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## Partial correlation (variable importance)

ANCOVA
Bootstrap, 2, 3, 4
Single model/Exploratory regression
MR, 2, 3, 4, 5
Stepwise

Bayesian approach, 2
Testing assumptions
ANOVA
Multiple comparisons

Equivalence testing
Effect sizes
Robust methods, 2, 3
Moderation, Mediation

## List of Topics for Future

MANOVA
SEM or related (FA, Path)
Time-series1
Logistic regression
Odds ratio

ANOVA etc.
Conceptual model of a
One-Way ANOVA
Grouping variable(s)
predicting continuous
outcome measure
Actual model has K 1
coded predictors

Factor

Factor

ANCOVA
Sequential regression

Outcome

Outcome
Covariate

MR
All continuous or mix of
continuous and categorical

Predictor 1

Outcome
Predictor 2

ANOVA issues
Ignores context and individual differences
Unbalanced designs are difficult to interpret
Main effects are not independent, and it doesnt do
well to distinguish effects
Method of sums of squares can worsen the problem

## Why does your model of this aspect of human

nature only have categorical predictors/causes?
Post hoc approaches are used when planned
contrasts should have been
Typical post hocs are too conservative (loss of
power)

Effect sizes
r family: measure of linear association or, if
squared, shared variance between one or more
variables and another one or more variables
d family: for group comparisons, measures of
standardized mean difference
Can use robust measure of central tendency

## Case level effect sizes: in some way suggest the

overlap of one sample and another in group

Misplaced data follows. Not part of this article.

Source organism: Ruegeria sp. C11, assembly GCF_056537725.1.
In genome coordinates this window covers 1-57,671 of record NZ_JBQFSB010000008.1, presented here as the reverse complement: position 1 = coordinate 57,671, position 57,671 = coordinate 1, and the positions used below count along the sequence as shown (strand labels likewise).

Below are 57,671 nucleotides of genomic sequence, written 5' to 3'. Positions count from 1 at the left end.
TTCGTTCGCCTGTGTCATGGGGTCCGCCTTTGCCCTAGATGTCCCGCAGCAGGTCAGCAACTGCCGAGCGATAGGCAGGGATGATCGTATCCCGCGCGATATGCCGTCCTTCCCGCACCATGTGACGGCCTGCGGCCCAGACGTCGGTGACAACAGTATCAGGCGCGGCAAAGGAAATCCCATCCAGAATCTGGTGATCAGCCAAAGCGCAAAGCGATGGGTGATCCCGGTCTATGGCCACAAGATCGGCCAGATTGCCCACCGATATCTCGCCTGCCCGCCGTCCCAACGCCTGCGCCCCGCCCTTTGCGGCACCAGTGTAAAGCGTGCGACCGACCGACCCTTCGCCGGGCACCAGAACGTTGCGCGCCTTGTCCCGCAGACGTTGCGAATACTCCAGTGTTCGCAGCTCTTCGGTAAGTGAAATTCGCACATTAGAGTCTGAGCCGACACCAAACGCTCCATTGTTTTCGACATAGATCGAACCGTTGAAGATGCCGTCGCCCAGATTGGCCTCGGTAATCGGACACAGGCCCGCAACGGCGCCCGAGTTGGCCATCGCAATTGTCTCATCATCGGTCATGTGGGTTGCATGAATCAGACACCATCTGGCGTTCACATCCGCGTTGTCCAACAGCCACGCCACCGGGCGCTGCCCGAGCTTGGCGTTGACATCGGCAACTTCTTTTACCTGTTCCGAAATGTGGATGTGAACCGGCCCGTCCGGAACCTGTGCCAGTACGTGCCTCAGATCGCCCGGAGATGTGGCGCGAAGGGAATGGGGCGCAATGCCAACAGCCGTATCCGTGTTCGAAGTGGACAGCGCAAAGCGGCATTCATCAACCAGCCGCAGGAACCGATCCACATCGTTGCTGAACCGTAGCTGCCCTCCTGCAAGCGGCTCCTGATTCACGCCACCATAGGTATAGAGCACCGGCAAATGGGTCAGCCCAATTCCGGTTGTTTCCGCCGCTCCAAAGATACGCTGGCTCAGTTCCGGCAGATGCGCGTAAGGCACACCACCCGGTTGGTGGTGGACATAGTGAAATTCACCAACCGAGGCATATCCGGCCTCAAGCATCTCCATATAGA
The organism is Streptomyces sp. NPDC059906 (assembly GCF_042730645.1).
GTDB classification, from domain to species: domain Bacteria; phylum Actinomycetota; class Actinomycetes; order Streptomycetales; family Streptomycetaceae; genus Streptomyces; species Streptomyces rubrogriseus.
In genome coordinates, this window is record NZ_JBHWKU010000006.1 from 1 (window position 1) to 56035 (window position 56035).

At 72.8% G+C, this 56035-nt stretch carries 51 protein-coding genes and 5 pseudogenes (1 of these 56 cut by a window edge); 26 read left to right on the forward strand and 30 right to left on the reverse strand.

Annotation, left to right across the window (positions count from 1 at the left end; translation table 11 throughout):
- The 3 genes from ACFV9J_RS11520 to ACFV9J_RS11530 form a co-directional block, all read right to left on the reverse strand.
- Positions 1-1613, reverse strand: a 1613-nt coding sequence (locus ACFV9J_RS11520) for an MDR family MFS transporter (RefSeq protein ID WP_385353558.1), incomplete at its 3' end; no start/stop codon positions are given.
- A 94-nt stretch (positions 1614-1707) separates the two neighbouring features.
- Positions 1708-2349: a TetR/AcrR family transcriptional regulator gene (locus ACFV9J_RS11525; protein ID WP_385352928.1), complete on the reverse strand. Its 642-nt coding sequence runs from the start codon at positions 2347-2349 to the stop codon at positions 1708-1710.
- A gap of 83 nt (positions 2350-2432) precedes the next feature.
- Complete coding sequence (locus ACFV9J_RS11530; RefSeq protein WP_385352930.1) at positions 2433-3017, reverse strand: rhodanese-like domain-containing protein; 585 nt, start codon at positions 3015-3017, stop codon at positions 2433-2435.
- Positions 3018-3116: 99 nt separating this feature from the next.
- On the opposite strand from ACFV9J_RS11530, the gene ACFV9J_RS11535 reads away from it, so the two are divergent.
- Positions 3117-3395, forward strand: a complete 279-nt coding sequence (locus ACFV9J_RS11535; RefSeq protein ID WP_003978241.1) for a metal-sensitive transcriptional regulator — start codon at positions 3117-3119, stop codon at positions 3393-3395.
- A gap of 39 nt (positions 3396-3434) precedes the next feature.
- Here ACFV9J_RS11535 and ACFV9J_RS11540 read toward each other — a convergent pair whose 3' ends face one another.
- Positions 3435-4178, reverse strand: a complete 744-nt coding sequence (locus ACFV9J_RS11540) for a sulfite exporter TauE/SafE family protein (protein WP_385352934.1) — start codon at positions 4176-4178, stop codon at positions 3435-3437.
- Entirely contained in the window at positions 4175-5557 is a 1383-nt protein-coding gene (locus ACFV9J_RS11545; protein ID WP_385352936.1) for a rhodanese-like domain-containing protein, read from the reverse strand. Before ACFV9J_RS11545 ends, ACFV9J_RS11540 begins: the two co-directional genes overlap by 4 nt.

comparison situations

Gist: effect

Equivalence Testing

## Backwards t-test for group comparisons

Or simply t-tests of a non-nil null hypothesis

## Places effect size () as the starting point

If you dont know your scales well enough to tell what a meaningful effect is
You might also consider research something else or using a measure you can

## Can even use rules of thumb1

If you see an effect that big or greater, they are not equivalent (may or may
not be statistically different)
If the difference is smaller than that your stated effect size, it must be shown
to be unlikely due to just random sampling.
If so, then the groups are equivalent
Alternative approach, see if the CI for the difference is entirely within the
range of +
Gist: equivalence testing does the normal t-test but puts the focus on effect
size and allows room for ambiguous outcomes rather than the dichotomous
reject/accept approach.

Bootstrap Basics

## Resample with replacement from the original dataset

to create R datasets which will have the look and feel
of the original
Purpose: create an empirical sampling distribution,
providing a CI for any statistic you can come up with.
For example, you dont use it to give you the mean (the
average of the bootstrap samples is the sample mean),
you use it to give you the CI for it.

## Useful for: anything. Why bother with assumptions

that may not be met?
How to do it: Most stat packages
Issues: if you have crappy and/or unrepresentative
data this will be as useless to you as that dataset

Robust methods
Work better and are more accurate in the face of
violated assumptions
No, the regular ones are not robust or we wouldnt be
making the distinction

## As an example, a robust regression will provide

more accurate results when residuals are
heteroscedastic
Bootstrapping is more robust in the face of nonnormality
Rank based procedures can be better when
outliers are present

Bayesian Approach
Use prior information to assess the
probability of models or statistics of interest
Conceptually it makes a lot more sense than
the NHST approach
Probability of hypotheses given the data p(H|D)
Credible intervals
Probability that a random parameter will fall into that
interval
NHST assumes a fixed parameter and varies the intervals

Model comparison

Regression
Given the number of questions regarding
it, we will review it in full along with
extending it and trying other approaches